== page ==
Rumsfeld and, by implication, Bush are losing it.

     If only Bush were a Democrat! Then the Republicans 
in Congress and the media would know what to say about 
him. But partisanship being what it is, they fall back on 
the lame position that the Democrats are even worse, and 
in politics we must be realistic, face the facts, and 
settle for the best we can hope for under the 
circumstances, which is called "the lesser evil."

     Strangely enough, however, partisanship soon forgets 
itself and exalts the Lesser Evil as almost the Ideal. 
Think of a political convention, with all its paper hats, 
balloons, speeches, chants, and brass bands: "Hooray for 
our Lesser Evil! Long live the Lesser Evil! May the 
Lesser Evil live forever!"

Narnia on the Screen

     Disney's recent film of the first of C.S. Lewis's 
directed by Andrew Adamson, is now on DVD, and though I 
missed it in the theater, I'm pleased to say that I find 
it a very creditable adaptation. The great lion Aslan is 
plausibly animated, with Liam Neeson supplying his 
splendidly resonant voice; he is well matched by Tilda 
Swinton as the evil Queen, beautiful, exquisitely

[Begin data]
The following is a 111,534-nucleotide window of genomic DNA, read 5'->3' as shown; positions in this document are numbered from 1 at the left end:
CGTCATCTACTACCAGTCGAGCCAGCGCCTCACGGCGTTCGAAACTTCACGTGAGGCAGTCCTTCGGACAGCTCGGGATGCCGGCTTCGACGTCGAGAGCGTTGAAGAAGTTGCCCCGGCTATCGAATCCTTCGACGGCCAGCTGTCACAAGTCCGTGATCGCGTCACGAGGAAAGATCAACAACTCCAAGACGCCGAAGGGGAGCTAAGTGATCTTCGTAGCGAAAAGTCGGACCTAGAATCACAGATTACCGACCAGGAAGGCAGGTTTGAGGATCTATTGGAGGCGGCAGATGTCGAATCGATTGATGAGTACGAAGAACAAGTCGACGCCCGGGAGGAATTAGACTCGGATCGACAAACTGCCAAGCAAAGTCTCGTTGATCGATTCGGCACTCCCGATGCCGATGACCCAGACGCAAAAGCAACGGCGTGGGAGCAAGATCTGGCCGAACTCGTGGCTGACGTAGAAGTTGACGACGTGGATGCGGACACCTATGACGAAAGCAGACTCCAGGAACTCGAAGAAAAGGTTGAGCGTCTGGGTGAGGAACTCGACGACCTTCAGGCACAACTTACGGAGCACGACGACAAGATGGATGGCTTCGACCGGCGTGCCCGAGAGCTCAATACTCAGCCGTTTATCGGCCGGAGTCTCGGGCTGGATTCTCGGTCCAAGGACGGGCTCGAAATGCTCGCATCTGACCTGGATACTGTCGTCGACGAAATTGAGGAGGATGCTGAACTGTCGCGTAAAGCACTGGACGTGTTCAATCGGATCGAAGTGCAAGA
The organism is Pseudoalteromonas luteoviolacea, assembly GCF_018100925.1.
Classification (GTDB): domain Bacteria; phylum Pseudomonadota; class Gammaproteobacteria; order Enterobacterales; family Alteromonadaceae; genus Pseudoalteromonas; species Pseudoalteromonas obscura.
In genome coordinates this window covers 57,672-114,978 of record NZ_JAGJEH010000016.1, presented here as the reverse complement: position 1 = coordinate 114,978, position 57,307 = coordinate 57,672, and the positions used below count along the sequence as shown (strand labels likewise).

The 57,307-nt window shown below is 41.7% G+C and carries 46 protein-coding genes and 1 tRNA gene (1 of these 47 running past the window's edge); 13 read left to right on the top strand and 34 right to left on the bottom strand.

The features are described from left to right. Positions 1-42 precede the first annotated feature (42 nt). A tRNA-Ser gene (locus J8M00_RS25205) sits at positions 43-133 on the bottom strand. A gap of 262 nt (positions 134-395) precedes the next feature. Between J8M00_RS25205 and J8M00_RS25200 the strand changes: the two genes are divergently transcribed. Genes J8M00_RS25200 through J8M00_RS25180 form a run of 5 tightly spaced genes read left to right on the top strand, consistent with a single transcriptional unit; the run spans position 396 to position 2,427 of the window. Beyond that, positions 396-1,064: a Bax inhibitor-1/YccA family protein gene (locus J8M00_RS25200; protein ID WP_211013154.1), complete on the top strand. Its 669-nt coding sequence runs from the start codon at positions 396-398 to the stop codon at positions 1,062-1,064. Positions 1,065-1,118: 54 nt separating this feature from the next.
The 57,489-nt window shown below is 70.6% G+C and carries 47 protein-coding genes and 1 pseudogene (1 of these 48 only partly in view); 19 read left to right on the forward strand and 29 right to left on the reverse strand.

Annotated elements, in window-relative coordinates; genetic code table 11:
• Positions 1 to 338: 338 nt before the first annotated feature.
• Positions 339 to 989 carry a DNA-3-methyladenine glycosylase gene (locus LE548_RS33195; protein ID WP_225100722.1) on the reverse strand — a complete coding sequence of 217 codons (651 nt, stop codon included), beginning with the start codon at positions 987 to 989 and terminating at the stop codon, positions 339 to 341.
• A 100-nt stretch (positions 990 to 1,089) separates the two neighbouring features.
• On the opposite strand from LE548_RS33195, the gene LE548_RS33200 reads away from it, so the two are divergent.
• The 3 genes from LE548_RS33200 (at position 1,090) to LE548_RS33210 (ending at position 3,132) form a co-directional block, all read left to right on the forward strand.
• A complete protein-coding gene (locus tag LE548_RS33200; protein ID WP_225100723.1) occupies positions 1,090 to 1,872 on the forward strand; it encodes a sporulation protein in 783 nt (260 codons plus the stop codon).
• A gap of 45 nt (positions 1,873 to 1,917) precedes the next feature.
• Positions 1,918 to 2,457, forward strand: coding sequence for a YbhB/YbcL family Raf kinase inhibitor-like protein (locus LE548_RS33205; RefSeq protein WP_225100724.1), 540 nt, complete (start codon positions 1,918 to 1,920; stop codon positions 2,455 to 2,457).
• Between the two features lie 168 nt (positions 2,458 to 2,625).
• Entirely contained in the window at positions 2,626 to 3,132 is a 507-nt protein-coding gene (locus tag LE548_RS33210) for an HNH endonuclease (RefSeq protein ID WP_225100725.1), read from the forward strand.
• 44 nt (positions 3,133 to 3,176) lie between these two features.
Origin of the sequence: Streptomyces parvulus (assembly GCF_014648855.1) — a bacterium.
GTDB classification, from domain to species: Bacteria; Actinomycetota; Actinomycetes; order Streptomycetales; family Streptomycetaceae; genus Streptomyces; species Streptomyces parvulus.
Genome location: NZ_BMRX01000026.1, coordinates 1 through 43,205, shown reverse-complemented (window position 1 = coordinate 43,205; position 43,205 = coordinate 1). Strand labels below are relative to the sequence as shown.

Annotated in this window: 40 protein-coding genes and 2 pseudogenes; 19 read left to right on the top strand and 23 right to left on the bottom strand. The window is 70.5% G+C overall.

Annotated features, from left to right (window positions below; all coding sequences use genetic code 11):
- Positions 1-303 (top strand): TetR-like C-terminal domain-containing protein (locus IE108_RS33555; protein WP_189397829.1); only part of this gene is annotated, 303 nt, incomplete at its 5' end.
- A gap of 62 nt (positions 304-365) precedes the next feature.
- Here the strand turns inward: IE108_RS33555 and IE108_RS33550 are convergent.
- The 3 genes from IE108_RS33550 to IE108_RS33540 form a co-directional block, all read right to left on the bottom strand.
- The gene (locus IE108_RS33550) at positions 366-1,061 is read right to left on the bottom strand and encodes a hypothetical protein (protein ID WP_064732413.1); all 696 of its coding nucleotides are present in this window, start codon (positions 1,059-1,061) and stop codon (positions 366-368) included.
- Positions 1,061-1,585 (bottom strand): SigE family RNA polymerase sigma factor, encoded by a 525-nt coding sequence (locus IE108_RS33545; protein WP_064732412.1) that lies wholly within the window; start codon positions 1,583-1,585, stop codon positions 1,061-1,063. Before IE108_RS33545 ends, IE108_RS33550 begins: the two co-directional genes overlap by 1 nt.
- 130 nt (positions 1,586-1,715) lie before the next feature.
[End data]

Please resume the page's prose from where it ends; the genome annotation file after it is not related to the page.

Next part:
sinister, and dangerous. The four children and minor 
characters are well played, though some, like the 
Beavers, are a mite too cute.

     Having found the ballyhooed LORD OF THE RINGS 
trilogy far too big and loud for my taste, I approached 
the climactic battle scene with misgivings; they proved 
unfounded. The attack of the miscellaneous monsters is 
thrillingly designed and directed against a magnificent 
landscape. And those wolves!

     Still, I somehow doubt that Lewis would approve this 
production, but it's hard to specify why; his stepson 
Douglas Gresham served as coproducer, so I doubt that it 
did great violence to his intentions. The story's 
Christian overtones are uncompromised, as far as I can 
see. The film has been the great success it deserves to